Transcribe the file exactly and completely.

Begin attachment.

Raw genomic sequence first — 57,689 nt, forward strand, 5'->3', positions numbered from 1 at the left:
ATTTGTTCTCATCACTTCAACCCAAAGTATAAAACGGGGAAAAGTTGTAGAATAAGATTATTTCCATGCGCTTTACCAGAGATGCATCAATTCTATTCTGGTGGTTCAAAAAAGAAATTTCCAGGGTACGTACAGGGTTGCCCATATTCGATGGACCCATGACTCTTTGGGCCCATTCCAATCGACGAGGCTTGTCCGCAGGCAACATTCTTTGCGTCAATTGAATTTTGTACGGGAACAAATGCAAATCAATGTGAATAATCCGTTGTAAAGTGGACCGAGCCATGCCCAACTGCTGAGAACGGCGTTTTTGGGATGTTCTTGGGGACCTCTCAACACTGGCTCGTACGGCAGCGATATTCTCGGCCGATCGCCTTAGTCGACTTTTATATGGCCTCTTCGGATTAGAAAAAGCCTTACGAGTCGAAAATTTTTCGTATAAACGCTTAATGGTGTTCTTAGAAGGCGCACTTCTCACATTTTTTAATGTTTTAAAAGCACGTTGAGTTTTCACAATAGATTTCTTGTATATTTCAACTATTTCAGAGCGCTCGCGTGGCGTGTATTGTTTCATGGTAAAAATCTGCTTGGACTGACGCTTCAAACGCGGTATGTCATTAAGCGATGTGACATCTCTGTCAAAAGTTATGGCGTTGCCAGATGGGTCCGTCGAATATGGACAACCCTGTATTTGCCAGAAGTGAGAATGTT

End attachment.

Raw genomic sequence first — 57,689 nt, forward strand, 5'->3', positions numbered from 1 at the left:
ATTTGTTCTCATCACTTCAACCCAAAGTATAAAACGGGGAAAAGTTGTAGAATAAGATTATTTCCATGCGCTTTACCAGAGATGCATCAATTCTATTCTGGTGGTTCAAAAAAGAAATTTCCAGGGTACGTACAGGGTTGCCCATATTCGATGGACCCATGACTCTTTGGGCCCATTCCAATCGACGAGGCTTGTCCGCAGGCAACATTCTTTGCGTCAATTGAATTTTGTACGGGAACAAATGCAAATCAATGTGAATAATCCGTTGTAAAGTGGACCGAGCCATGCCCAACTGCTGAGAACGGCGTTTTTGGGATGTTCTTGGGGACCTCTCAACACTGGCTCGTACGGCAGCGATATTCTCGGCCGATCGCCTTAGTCGACTTTTATATGGCCTCTTCGGATTAGAAAAAGCCTTACGAGTCGAAAATTTTTCGTATAAACGCTTAATGGTGTTCTTAGAAGGCGCACTTCTCACATTTTTTAATGTTTTAAAAGCACGTTGAGTTTTCACAATAGATTTCTTGTATATTTCAACTATTTCAGAGCGCTCGCGTGGCGTGTATTGTTTCATGGTAAAAATCTGCTTGGACTGACGCTTCAAACGCGGTATGTCATTAAGCGATGTGACATCTCTGTCAAAAGTTATGGCGTTGCCAGATGGGTCCGTCGAATATGGACAACCCTGTATTTGCCAGAAGTGAGAATGTT